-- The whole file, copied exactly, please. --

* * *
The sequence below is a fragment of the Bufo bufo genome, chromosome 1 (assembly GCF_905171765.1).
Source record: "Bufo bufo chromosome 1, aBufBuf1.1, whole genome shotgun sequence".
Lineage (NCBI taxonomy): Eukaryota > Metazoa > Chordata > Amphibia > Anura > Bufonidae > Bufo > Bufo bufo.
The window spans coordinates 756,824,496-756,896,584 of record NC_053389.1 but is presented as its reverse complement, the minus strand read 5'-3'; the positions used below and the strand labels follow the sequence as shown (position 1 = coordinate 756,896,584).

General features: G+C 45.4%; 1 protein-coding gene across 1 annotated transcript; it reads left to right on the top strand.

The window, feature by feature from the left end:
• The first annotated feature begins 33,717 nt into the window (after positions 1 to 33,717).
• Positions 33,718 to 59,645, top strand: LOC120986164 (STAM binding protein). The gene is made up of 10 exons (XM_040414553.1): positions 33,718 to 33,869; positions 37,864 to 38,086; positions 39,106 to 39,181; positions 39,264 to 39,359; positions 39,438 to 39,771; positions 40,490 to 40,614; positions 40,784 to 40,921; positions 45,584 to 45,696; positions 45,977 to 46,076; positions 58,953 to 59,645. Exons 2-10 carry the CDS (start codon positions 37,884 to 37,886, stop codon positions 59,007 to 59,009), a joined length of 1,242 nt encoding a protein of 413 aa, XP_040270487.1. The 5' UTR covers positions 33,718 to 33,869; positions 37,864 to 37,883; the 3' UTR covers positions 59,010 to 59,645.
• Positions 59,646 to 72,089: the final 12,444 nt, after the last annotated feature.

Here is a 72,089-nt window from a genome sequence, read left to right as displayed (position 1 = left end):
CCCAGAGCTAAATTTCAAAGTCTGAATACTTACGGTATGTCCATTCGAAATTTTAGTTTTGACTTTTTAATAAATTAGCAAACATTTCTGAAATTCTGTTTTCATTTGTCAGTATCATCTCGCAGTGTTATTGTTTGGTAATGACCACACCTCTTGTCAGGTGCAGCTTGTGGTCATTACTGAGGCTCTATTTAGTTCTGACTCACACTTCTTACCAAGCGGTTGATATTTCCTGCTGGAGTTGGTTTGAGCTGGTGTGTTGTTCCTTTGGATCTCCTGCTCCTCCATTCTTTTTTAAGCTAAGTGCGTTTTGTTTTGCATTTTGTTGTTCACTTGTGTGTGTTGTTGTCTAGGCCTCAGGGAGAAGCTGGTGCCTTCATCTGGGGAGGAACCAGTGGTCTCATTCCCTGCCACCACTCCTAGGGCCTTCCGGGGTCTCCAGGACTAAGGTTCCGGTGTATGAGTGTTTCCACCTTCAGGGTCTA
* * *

The sequence below is a fragment of the Bufo bufo genome, chromosome 1 (assembly GCF_905171765.1).
Source record: "Bufo bufo chromosome 1, aBufBuf1.1, whole genome shotgun sequence".
Lineage (NCBI taxonomy): Eukaryota > Metazoa > Chordata > Amphibia > Anura > Bufonidae > Bufo > Bufo bufo.
The window spans coordinates 756,824,496-756,896,584 of record NC_053389.1 but is presented as its reverse complement, the minus strand read 5'-3'; the positions used below and the strand labels follow the sequence as shown (position 1 = coordinate 756,896,584).

General features: G+C 45.4%; 1 protein-coding gene across 1 annotated transcript; it reads left to right on the top strand.

The window, feature by feature from the left end:
• The first annotated feature begins 33,717 nt into the window (after positions 1 to 33,717).
• Positions 33,718 to 59,645, top strand: LOC120986164 (STAM binding protein). The gene is made up of 10 exons (XM_040414553.1): positions 33,718 to 33,869; positions 37,864 to 38,086; positions 39,106 to 39,181; positions 39,264 to 39,359; positions 39,438 to 39,771; positions 40,490 to 40,614; positions 40,784 to 40,921; positions 45,584 to 45,696; positions 45,977 to 46,076; positions 58,953 to 59,645. Exons 2-10 carry the CDS (start codon positions 37,884 to 37,886, stop codon positions 59,007 to 59,009), a joined length of 1,242 nt encoding a protein of 413 aa, XP_040270487.1. The 5' UTR covers positions 33,718 to 33,869; positions 37,864 to 37,883; the 3' UTR covers positions 59,010 to 59,645.
• Positions 59,646 to 72,089: the final 12,444 nt, after the last annotated feature.

Here is a 72,089-nt window from a genome sequence, read left to right as displayed (position 1 = left end):
CCCAGAGCTAAATTTCAAAGTCTGAATACTTACGGTATGTCCATTCGAAATTTTAGTTTTGACTTTTTAATAAATTAGCAAACATTTCTGAAATTCTGTTTTCATTTGTCAGTATCATCTCGCAGTGTTATTGTTTGGTAATGACCACACCTCTTGTCAGGTGCAGCTTGTGGTCATTACTGAGGCTCTATTTAGTTCTGACTCACACTTCTTACCAAGCGGTTGATATTTCCTGCTGGAGTTGGTTTGAGCTGGTGTGTTGTTCCTTTGGATCTCCTGCTCCTCCATTCTTTTTTAAGCTAAGTGCGTTTTGTTTTGCATTTTGTTGTTCACTTGTGTGTGTTGTTGTCTAGGCCTCAGGGAGAAGCTGGTGCCTTCATCTGGGGAGGAACCAGTGGTCTCATTCCCTGCCACCACTCCTAGGGCCTTCCGGGGTCTCCAGGACTAAGGTTCCGGTGTATGAGTGTTTCCACCTTCAGGGTCTA